Categories: Entrepreneurship, SalesQB Diary


10:22:46 am, Categories: Entrepreneurship, Sales & Marketing, Business Trends  

Some months ago, I was talking to a sales VP at a high-tech consulting firm. He mentioned that, at present, his company’s revenue comes from existing accounts and partner referrals, about a 50-50 split. Then, he mentioned that he wanted to develop a sales model where his revenue was coming from existing accounts, partner referrals and new accounts, about a 33-33-33 split.

As we kept talking, I could literally see the huge chasm between strategy & execution in his organization. This divide is especially wide in the sales domain where most personnel are heads-down-focused on making the next month’s numbers. Strategy just goes out the window.

Now, what makes up a sound sales strategy? Some key elements include:

  • Where business comes from (channels / partners, farming / mining existing accounts, hunting for new accounts)
  • Structure of the sales organization (industry, geography, size of business)
  • Size of deals and typical sales cycle
  • Type of deals (value-based, consultative, transactional)
  • Length of sales cycle and deal closure rates

Ask any sales executive and s/he will mention that tuning any one of the above elements will take years of focused effort. How then is a sales organization to adjust its sales strategy while being focused on its current numbers? At the risk of this post looking like a thinly veiled sales attempt, I think that adjustments to sales strategies can best be done by independent, outside consultants that aren’t exclusively focused on near-term results.

The above example of the sales domain is particularly poignant and illustrates the deep divide between strategy and execution. However, this issue is also at the root of constant tussles in the board room where scarce resources have to be allocated to either tackling today’s competitors or being in a better position tomorrow. There are no easy answers. And I think, the Management Consulting industry has a sound future …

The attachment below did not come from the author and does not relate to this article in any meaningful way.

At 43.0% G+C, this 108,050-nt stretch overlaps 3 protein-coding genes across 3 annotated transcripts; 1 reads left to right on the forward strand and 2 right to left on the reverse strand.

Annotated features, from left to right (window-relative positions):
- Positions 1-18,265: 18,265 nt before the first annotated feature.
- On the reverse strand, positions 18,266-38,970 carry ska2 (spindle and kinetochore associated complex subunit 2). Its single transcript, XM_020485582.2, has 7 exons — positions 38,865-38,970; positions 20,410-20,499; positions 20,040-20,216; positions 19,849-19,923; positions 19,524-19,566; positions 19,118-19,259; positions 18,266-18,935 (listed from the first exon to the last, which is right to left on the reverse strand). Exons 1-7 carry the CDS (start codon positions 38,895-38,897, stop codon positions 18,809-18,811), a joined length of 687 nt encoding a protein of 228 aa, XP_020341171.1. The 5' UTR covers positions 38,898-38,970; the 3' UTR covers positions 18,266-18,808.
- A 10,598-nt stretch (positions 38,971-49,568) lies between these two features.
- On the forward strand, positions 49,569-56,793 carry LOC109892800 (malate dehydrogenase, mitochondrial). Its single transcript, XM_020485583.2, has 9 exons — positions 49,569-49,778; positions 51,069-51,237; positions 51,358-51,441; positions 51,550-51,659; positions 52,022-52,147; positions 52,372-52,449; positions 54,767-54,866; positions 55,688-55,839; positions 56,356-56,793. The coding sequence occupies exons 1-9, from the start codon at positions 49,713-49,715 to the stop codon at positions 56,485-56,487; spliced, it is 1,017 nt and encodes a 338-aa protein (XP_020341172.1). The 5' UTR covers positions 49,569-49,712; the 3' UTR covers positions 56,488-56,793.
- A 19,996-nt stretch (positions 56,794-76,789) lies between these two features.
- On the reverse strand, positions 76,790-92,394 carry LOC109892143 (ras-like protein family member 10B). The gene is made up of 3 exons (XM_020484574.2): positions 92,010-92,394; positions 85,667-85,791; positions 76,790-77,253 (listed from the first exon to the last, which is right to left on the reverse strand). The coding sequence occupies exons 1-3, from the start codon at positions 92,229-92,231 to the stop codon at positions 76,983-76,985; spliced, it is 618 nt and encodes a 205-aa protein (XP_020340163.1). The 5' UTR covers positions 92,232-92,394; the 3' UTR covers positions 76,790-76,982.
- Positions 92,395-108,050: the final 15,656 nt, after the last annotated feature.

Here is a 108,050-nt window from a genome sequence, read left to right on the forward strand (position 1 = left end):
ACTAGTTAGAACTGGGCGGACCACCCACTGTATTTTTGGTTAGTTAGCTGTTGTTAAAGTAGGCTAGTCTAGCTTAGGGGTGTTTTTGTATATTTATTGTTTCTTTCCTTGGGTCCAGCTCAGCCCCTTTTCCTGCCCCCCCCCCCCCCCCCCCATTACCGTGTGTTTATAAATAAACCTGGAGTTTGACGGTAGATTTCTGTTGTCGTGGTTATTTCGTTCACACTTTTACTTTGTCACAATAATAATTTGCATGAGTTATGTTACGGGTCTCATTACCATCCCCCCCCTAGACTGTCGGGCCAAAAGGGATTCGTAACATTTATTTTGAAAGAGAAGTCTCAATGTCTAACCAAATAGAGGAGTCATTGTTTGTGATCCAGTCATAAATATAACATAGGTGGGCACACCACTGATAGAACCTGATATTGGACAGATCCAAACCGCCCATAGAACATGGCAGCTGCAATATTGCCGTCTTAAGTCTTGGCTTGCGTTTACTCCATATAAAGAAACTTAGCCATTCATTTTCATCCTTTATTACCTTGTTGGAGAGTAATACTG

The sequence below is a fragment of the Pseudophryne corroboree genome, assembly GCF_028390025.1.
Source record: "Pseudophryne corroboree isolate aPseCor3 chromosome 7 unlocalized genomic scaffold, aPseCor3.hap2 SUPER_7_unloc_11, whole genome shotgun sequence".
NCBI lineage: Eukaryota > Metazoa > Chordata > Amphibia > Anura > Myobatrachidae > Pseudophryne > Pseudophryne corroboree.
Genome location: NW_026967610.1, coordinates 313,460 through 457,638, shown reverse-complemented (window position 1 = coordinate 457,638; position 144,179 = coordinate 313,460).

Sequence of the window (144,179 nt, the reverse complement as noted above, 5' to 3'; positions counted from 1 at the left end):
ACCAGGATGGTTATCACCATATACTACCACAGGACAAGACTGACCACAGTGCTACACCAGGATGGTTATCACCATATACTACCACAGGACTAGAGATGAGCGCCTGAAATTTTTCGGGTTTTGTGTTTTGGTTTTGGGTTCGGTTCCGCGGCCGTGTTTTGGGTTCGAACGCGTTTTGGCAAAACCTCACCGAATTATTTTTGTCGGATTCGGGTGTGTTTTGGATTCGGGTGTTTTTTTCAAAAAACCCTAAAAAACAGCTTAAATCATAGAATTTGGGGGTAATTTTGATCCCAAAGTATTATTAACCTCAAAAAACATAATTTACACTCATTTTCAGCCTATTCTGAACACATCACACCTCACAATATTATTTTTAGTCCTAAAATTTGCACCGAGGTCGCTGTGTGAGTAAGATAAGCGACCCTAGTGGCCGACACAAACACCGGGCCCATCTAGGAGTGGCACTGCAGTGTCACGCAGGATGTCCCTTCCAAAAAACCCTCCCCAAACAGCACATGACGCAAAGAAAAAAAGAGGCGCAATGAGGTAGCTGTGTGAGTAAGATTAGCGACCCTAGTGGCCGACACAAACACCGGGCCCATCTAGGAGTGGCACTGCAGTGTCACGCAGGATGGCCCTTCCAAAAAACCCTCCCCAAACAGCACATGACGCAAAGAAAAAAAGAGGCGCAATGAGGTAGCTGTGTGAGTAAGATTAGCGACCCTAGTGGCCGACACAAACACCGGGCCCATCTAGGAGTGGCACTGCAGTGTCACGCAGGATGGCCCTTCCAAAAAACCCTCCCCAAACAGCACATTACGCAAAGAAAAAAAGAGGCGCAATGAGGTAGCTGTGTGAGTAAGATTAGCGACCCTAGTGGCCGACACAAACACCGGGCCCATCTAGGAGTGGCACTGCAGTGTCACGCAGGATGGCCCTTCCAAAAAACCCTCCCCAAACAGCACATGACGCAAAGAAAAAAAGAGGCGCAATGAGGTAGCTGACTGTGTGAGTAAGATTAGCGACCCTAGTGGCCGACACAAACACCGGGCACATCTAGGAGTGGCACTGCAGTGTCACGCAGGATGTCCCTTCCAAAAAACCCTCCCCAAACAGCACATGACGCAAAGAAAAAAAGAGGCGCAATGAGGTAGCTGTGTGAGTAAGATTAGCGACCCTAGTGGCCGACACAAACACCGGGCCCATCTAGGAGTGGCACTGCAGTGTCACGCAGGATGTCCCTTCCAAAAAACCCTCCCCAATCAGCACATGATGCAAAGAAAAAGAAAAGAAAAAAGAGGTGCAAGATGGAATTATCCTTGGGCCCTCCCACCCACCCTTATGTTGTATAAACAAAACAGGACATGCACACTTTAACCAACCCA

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Several of my friends have told me that my blog has a doomsday-ish ring to it. If you think I sound like an alarmist, you should read a book called The Elephant and the Dragon by Robyn Meredith. Robyn is a foreign correspondent for Forbes magazine and reports on China and India. And I must say that she has done a fantastic job of recapping the development of China and India as the next economic superpowers. And the fact that she is reporting from the field, based on first-hand observations, does add credence to her estimates and projections.

Robyn has a couple of very innovative concepts she pushes through in her book. First, she calls the development of China (as the factory of the world) and India (as the back-office of the world) as the Third Industrial Revolution, at par with the developments in Britain in the 1800s and the assembly line invented by Henry Ford in the early 1900s. Second, she introduces the concept of the Disassembly Line. With recent developments in supply chain management, technology and network connectivity, one of the drivers behind the growth of China and India is the ability to disaggregate the manufacturing and back-office processes into more and more granular levels.

Just to highlight a few quantitative and qualitative observations that Robyn makes in her book:

  • China’s explosive growth is the result of decades-long planning & investment in infrastructure, shipping & port facilities. In 1989, China had 168 miles of expressways, but by 2004 had about 21,500 miles of expressways. This figure is expected to grow to 40K miles by 2010 and 55K miles by 2020 (comparable to the length of US Interstates)
  • India’s strength, on the other hand, is its educated, English-speaking labor pool, that has a culture of working hard and long hours. By 2030, India is expected to have the largest labor pool in the world topping at about 986M personnel
  • By 2030, the three largest economies in the world will be the US, China and India, according to the McKinsey Global Institute